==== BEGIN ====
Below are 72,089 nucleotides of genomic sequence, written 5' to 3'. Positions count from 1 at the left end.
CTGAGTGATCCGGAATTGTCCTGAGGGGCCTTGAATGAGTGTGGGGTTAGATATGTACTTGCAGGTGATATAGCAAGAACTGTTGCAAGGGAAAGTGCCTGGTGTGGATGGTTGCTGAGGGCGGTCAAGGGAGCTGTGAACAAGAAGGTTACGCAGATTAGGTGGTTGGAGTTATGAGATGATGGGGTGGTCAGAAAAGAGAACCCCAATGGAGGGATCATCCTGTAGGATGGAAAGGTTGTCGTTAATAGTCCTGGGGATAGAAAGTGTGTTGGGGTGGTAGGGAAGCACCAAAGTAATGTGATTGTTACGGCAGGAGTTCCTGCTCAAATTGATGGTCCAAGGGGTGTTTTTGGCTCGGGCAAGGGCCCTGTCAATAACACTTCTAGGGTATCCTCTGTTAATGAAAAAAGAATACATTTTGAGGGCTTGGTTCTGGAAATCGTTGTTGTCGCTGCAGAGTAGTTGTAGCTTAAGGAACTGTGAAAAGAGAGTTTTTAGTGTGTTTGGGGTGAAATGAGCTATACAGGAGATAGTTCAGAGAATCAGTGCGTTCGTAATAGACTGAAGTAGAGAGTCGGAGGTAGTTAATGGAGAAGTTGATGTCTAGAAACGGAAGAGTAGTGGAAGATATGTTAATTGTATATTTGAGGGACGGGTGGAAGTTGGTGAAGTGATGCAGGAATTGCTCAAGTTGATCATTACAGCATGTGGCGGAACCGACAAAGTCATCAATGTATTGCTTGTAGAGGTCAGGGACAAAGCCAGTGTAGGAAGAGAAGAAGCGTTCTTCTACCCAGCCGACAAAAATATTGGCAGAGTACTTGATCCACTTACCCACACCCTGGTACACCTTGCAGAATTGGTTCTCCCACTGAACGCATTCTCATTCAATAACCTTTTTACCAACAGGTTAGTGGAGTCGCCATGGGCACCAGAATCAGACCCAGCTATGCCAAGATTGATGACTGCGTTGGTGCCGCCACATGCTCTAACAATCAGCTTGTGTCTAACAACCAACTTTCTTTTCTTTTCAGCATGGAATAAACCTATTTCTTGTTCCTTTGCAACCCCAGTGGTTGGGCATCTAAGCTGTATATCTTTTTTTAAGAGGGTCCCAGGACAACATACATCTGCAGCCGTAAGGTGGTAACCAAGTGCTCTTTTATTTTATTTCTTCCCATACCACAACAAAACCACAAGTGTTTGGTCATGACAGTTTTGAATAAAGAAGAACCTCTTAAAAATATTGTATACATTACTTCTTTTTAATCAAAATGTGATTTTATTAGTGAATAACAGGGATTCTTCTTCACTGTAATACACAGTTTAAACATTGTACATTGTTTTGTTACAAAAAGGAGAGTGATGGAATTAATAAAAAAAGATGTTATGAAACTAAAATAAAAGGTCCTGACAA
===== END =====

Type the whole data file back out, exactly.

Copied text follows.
Below are 72,089 nucleotides of genomic sequence, written 5' to 3'. Positions count from 1 at the left end.
CTGAGTGATCCGGAATTGTCCTGAGGGGCCTTGAATGAGTGTGGGGTTAGATATGTACTTGCAGGTGATATAGCAAGAACTGTTGCAAGGGAAAGTGCCTGGTGTGGATGGTTGCTGAGGGCGGTCAAGGGAGCTGTGAACAAGAAGGTTACGCAGATTAGGTGGTTGGAGTTATGAGATGATGGGGTGGTCAGAAAAGAGAACCCCAATGGAGGGATCATCCTGTAGGATGGAAAGGTTGTCGTTAATAGTCCTGGGGATAGAAAGTGTGTTGGGGTGGTAGGGAAGCACCAAAGTAATGTGATTGTTACGGCAGGAGTTCCTGCTCAAATTGATGGTCCAAGGGGTGTTTTTGGCTCGGGCAAGGGCCCTGTCAATAACACTTCTAGGGTATCCTCTGTTAATGAAAAAAGAATACATTTTGAGGGCTTGGTTCTGGAAATCGTTGTTGTCGCTGCAGAGTAGTTGTAGCTTAAGGAACTGTGAAAAGAGAGTTTTTAGTGTGTTTGGGGTGAAATGAGCTATACAGGAGATAGTTCAGAGAATCAGTGCGTTCGTAATAGACTGAAGTAGAGAGTCGGAGGTAGTTAATGGAGAAGTTGATGTCTAGAAACGGAAGAGTAGTGGAAGATATGTTAATTGTATATTTGAGGGACGGGTGGAAGTTGGTGAAGTGATGCAGGAATTGCTCAAGTTGATCATTACAGCATGTGGCGGAACCGACAAAGTCATCAATGTATTGCTTGTAGAGGTCAGGGACAAAGCCAGTGTAGGAAGAGAAGAAGCGTTCTTCTACCCAGCCGACAAAAATATTGGCAGAGTACTTGATCCACTTACCCACACCCTGGTACACCTTGCAGAATTGGTTCTCCCACTGAACGCATTCTCATTCAATAACCTTTTTACCAACAGGTTAGTGGAGTCGCCATGGGCACCAGAATCAGACCCAGCTATGCCAAGATTGATGACTGCGTTGGTGCCGCCACATGCTCTAACAATCAGCTTGTGTCTAACAACCAACTTTCTTTTCTTTTCAGCATGGAATAAACCTATTTCTTGTTCCTTTGCAACCCCAGTGGTTGGGCATCTAAGCTGTATATCTTTTTTTAAGAGGGTCCCAGGACAACATACATCTGCAGCCGTAAGGTGGTAACCAAGTGCTCTTTTATTTTATTTCTTCCCATACCACAACAAAACCACAAGTGTTTGGTCATGACAGTTTTGAATAAAGAAGAACCTCTTAAAAATATTGTATACATTACTTCTTTTTAATCAAAATGTGATTTTATTAGTGAATAACAGGGATTCTTCTTCACTGTAATACACAGTTTAAACATTGTACATTGTTTTGTTACAAAAAGGAGAGTGATGGAATTAATAAAAAAAGATGTTATGAAACTAAAATAAAAGGTCCTGACAA